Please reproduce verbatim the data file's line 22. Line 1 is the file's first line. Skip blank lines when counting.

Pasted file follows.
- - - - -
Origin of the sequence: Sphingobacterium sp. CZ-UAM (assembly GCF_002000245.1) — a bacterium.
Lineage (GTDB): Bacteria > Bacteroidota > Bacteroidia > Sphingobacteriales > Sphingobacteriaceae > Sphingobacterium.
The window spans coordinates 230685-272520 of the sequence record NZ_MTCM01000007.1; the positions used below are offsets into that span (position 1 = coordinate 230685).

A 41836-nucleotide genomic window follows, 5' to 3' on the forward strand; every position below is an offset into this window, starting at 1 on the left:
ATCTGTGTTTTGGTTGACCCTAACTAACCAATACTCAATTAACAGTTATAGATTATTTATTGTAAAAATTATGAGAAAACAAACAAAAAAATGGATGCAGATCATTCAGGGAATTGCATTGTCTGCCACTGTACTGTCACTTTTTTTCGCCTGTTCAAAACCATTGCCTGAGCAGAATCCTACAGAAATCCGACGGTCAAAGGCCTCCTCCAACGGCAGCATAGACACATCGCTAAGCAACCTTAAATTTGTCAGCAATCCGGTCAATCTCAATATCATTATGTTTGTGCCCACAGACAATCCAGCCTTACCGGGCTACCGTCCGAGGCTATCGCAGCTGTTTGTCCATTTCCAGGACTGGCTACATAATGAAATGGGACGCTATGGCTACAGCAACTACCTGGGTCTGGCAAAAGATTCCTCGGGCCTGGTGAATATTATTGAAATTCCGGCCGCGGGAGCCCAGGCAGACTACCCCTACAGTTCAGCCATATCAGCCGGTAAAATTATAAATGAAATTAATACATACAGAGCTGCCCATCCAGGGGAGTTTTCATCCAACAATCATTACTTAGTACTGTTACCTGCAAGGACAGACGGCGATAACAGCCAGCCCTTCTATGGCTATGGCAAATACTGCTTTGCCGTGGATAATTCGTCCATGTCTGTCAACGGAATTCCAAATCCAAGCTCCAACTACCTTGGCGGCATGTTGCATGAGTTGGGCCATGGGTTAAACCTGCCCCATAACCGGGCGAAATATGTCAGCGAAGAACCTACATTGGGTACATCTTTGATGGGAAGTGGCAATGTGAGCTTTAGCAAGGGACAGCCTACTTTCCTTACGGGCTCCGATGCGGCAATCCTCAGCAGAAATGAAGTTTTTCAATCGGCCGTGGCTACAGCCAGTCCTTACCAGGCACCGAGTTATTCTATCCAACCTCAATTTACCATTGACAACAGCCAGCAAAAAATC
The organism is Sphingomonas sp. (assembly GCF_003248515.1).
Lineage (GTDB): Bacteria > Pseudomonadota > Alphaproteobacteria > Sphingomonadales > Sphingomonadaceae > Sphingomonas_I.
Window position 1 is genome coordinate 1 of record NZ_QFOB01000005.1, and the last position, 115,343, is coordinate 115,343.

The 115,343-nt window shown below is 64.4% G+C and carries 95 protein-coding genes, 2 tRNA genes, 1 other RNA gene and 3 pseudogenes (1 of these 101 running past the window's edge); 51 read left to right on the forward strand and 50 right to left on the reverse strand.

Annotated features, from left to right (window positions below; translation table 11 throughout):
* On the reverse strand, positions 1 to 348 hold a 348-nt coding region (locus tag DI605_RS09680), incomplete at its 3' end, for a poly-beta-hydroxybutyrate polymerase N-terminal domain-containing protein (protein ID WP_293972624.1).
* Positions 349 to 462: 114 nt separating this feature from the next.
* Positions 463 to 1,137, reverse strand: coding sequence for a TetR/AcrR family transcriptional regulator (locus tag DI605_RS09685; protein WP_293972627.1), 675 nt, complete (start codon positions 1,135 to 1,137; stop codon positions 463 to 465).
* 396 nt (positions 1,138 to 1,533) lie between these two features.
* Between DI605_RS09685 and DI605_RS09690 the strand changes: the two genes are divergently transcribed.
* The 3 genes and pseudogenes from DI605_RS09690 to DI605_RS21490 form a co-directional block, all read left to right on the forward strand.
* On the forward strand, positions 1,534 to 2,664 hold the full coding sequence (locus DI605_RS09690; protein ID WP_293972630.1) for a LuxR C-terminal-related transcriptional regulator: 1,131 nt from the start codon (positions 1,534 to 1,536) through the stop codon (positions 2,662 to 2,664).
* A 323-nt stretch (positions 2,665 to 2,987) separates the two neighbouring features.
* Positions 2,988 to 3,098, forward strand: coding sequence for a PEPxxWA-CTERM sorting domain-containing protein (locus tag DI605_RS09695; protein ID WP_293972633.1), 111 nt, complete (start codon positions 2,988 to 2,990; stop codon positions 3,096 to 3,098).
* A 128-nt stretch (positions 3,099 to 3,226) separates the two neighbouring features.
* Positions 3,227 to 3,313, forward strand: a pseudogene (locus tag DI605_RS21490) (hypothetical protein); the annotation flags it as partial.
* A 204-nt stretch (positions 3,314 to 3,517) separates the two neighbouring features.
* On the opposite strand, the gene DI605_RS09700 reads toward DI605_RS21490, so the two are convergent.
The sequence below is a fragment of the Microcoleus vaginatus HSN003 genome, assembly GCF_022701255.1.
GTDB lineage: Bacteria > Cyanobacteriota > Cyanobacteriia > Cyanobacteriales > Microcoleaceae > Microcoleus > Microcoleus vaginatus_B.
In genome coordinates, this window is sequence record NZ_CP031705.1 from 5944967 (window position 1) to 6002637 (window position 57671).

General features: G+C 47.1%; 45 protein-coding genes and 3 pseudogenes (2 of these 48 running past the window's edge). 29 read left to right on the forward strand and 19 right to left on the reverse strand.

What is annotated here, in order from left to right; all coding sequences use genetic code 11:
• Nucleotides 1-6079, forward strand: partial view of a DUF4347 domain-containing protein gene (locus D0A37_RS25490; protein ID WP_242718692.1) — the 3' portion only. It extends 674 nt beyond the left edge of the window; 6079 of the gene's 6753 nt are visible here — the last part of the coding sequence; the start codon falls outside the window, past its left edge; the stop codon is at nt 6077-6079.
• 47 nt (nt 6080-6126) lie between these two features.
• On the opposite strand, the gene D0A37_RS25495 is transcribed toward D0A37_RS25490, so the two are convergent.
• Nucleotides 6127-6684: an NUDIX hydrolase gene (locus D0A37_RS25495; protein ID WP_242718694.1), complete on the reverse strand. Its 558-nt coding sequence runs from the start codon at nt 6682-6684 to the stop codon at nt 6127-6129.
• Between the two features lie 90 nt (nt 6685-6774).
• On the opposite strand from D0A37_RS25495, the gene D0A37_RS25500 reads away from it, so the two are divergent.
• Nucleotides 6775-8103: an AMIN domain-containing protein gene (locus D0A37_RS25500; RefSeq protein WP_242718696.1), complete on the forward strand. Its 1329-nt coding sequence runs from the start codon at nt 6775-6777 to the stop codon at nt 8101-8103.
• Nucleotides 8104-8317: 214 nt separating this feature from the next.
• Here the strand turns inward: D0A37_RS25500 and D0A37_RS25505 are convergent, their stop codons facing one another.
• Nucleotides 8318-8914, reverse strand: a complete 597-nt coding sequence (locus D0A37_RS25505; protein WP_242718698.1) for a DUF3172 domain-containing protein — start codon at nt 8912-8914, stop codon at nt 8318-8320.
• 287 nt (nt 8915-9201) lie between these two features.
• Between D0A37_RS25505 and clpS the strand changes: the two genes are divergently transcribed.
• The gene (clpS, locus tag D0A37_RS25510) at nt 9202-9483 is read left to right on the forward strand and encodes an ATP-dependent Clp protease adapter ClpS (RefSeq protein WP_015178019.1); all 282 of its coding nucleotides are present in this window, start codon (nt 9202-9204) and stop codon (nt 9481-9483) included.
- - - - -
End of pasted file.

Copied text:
* A 204-nt stretch (positions 3,314 to 3,517) separates the two neighbouring features.